Results: The theory makes the following propositions. (i) The earliest amino acids in the code were those that are easiest to synthesize non-biologically, namely Gly, Ala, Asp, Glu and Val. (ii) These amino acids are assigned to codons with G at first position. Therefore the first code may have used only these codons. (iii) The code rapidly developed into a four-column code where all codons in the same column coded for the same amino acid: NUN = Val, NCN = Ala, NAN = Asp and/or Glu, and NGN = Gly. (iv) Later amino acids were added sequentially to the code by a process of subdivision of codon blocks in which a subset of the codons assigned to an early amino acid were reassigned to a later amino acid. (v) Later amino acids were added into positions formerly occupied by amino acids with similar properties because this can occur with minimal disruption to the proteins already encoded by the earlier code. As a result, the properties of the amino acids in the final code retain a four-column pattern that is a relic of the earliest stages of code evolution.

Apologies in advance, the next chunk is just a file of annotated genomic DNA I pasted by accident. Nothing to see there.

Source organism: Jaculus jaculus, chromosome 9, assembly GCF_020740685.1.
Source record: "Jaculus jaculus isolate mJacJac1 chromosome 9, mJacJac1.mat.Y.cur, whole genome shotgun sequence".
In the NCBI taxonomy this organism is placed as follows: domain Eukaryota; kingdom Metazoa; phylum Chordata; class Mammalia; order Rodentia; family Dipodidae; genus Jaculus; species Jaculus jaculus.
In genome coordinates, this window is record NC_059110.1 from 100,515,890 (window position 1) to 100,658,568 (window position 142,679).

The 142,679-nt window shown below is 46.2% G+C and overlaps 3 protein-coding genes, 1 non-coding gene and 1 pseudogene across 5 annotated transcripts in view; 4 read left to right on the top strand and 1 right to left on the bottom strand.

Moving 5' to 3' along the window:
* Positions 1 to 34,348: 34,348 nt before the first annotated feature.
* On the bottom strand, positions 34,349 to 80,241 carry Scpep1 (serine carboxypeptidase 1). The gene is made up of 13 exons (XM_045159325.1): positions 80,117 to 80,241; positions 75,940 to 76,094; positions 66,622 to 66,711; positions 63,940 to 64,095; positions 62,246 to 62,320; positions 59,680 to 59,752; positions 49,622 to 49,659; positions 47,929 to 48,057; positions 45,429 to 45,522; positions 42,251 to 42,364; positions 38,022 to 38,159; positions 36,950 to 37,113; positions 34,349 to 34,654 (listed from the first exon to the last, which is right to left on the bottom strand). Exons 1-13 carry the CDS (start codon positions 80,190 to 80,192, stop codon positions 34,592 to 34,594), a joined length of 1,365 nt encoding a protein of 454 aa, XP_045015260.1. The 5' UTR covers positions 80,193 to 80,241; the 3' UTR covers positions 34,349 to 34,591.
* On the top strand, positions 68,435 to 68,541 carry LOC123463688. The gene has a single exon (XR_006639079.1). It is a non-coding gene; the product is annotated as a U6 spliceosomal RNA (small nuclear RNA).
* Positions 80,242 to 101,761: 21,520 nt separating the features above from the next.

Conclusion: The driving force during this process is not the minimization of translational error, but positive selection for the increased diversity and functionality of the proteins that can be made with a larger amino acid alphabet. Nevertheless, the code that results is one in which translational error is minimized. We define a cost function with which we can compare the fitness of codes with varying numbers of amino acids, and a barrier function, which measures the change in cost immediately after addition of a new amino acid. We show that the barrier is positive if an amino acid is added into a column with dissimilar properties, but negative if an amino acid is added into a column with similar physical properties. Thus, natural selection favours the assignment of amino acids to the positions that they occupy in the final code.

Show MeSH